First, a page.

*Mariam Jayne M. Agonos, May Pearl B. Bade, Marielle J. Cabuling & Jason V. Mercene
In the Philippines, more than 10% of the total Filipino population is working overseas in order to provide a better future for their families. While the purpose of parental migration is for financial stability, the compositional change in the family can bring adverse effects on the children left behind. The sudden change in family composition, that is, having a parent away could affect the children’s well-being and upbringing. More often than not, leisure becomes an avenue for parents to compensate for such change, directing leisure activities for the children’s well-being. Thus, this study discusses how a Filipino family with a parent working abroad negotiates its leisure as a family. Specifically, the study describes the family’s leisure before and after the departure of one parent and delves into how family members with an Overseas Filipino Worker (OFW) parent establish their respective role in deciding on their family leisure. The study utilised the styles of Handling Interpersonal Conflict and the Integrative Analysis of Negotiation as theoretical anchors, and employed four Key Informant Interviews (KIIS) for parents, four KIIs for child only, and a Family Group Discussion (FGD). Findings show that families with an OFW parent usually employ three styles of negotiation, namely: Accommodation, Collaboration, and Competition. The negotiation depends upon the type of leisure, the budget allotted for it, and the parties involved in the activity. Parents, either overseas or left behind, tend to be accommodating of their children’s leisure requests. However, between parents themselves, competition of ideas and suggestions may arise, while children tend to be more collaborative among themselves.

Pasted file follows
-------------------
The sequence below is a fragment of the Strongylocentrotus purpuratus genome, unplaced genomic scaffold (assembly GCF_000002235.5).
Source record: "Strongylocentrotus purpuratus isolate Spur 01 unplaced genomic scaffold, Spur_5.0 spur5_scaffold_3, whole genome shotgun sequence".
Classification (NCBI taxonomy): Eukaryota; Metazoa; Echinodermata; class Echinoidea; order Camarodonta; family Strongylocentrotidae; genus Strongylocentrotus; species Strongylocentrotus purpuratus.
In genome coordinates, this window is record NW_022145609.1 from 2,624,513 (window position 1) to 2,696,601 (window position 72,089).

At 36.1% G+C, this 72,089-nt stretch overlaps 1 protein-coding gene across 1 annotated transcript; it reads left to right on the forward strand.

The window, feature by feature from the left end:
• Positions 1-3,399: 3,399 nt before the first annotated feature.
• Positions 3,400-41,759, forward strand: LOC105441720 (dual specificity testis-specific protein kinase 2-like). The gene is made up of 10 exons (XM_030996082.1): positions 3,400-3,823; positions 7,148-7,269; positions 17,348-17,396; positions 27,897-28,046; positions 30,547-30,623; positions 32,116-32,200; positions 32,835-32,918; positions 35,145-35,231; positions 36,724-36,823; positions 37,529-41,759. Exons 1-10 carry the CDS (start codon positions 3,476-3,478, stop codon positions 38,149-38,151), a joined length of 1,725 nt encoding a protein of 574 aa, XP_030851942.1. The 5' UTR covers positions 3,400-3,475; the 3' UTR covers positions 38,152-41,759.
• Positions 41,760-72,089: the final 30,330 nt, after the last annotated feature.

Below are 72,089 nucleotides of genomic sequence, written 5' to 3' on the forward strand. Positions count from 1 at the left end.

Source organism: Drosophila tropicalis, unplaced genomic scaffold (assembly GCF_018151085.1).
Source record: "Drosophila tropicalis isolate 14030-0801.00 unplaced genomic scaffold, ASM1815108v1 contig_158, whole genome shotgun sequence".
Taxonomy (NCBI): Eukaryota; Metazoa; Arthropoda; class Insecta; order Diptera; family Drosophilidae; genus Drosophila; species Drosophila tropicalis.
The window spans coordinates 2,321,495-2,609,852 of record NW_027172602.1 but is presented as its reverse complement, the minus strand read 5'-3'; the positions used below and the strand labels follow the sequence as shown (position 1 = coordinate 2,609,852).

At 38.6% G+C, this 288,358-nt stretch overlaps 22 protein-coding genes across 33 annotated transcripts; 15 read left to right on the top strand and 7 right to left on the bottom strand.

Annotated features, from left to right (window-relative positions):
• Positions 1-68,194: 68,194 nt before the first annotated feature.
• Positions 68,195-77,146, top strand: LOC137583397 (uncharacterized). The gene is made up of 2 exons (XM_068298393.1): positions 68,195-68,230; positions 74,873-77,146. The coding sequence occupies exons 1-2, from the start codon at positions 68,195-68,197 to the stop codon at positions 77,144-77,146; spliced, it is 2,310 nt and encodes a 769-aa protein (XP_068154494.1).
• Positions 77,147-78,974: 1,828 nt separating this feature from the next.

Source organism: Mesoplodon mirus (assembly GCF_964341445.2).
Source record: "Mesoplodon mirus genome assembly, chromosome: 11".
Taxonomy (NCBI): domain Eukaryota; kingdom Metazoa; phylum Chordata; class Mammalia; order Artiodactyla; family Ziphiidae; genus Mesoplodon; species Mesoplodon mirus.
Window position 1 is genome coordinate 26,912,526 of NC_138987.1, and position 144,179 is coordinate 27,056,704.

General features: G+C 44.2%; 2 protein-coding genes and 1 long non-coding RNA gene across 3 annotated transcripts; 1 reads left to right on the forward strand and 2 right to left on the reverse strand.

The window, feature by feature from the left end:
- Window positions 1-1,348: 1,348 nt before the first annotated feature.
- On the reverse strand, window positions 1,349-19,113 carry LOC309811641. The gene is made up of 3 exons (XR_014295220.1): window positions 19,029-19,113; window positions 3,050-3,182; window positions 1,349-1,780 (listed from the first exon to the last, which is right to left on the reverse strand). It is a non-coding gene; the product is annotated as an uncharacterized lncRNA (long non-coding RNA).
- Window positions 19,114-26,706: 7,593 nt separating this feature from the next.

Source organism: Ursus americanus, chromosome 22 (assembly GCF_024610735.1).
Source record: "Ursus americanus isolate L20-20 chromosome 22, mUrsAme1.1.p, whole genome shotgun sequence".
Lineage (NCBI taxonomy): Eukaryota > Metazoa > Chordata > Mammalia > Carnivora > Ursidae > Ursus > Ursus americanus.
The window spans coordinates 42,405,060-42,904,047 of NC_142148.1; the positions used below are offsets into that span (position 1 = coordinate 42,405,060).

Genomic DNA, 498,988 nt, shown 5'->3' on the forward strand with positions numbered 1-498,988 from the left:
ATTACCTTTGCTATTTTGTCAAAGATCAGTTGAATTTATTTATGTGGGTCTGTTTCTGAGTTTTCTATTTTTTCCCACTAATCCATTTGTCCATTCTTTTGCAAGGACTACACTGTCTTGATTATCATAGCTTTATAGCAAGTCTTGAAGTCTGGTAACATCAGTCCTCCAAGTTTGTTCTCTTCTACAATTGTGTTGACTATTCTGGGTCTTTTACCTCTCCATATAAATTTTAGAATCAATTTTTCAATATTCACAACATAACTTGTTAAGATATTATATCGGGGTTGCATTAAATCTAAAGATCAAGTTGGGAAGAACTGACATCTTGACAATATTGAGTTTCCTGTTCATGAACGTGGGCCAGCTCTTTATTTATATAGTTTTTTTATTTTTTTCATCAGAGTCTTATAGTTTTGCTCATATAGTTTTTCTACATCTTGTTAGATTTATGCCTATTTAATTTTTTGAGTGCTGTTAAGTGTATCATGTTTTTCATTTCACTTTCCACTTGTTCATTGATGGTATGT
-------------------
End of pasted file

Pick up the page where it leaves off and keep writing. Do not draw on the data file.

Keywords: Negotiation, overseas-parent, leisure, communication risks